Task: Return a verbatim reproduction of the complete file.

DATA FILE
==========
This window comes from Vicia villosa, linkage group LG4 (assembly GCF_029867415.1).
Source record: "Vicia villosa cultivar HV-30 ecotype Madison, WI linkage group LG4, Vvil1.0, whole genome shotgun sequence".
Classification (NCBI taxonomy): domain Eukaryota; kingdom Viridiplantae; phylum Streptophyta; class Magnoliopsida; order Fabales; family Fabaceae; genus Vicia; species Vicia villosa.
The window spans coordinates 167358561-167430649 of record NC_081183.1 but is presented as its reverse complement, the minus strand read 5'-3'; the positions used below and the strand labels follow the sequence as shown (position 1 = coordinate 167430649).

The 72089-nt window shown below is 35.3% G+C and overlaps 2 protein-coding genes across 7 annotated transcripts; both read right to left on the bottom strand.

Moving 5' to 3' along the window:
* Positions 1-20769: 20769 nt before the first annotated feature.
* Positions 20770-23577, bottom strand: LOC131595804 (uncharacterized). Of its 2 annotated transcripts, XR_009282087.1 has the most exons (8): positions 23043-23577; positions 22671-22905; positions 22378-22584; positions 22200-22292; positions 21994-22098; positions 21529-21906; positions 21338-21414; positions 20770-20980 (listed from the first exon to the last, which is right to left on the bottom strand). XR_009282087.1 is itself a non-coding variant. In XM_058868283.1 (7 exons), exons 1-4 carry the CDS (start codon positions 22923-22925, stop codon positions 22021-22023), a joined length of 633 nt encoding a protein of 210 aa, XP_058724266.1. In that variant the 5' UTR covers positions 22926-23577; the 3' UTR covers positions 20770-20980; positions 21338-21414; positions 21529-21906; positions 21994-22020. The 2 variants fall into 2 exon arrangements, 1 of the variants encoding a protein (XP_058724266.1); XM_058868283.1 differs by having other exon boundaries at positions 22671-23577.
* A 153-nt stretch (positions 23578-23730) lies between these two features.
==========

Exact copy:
This window comes from Vicia villosa, linkage group LG4 (assembly GCF_029867415.1).
Source record: "Vicia villosa cultivar HV-30 ecotype Madison, WI linkage group LG4, Vvil1.0, whole genome shotgun sequence".
Classification (NCBI taxonomy): domain Eukaryota; kingdom Viridiplantae; phylum Streptophyta; class Magnoliopsida; order Fabales; family Fabaceae; genus Vicia; species Vicia villosa.
The window spans coordinates 167358561-167430649 of record NC_081183.1 but is presented as its reverse complement, the minus strand read 5'-3'; the positions used below and the strand labels follow the sequence as shown (position 1 = coordinate 167430649).

The 72089-nt window shown below is 35.3% G+C and overlaps 2 protein-coding genes across 7 annotated transcripts; both read right to left on the bottom strand.

Moving 5' to 3' along the window:
* Positions 1-20769: 20769 nt before the first annotated feature.
* Positions 20770-23577, bottom strand: LOC131595804 (uncharacterized). Of its 2 annotated transcripts, XR_009282087.1 has the most exons (8): positions 23043-23577; positions 22671-22905; positions 22378-22584; positions 22200-22292; positions 21994-22098; positions 21529-21906; positions 21338-21414; positions 20770-20980 (listed from the first exon to the last, which is right to left on the bottom strand). XR_009282087.1 is itself a non-coding variant. In XM_058868283.1 (7 exons), exons 1-4 carry the CDS (start codon positions 22923-22925, stop codon positions 22021-22023), a joined length of 633 nt encoding a protein of 210 aa, XP_058724266.1. In that variant the 5' UTR covers positions 22926-23577; the 3' UTR covers positions 20770-20980; positions 21338-21414; positions 21529-21906; positions 21994-22020. The 2 variants fall into 2 exon arrangements, 1 of the variants encoding a protein (XP_058724266.1); XM_058868283.1 differs by having other exon boundaries at positions 22671-23577.
* A 153-nt stretch (positions 23578-23730) lies between these two features.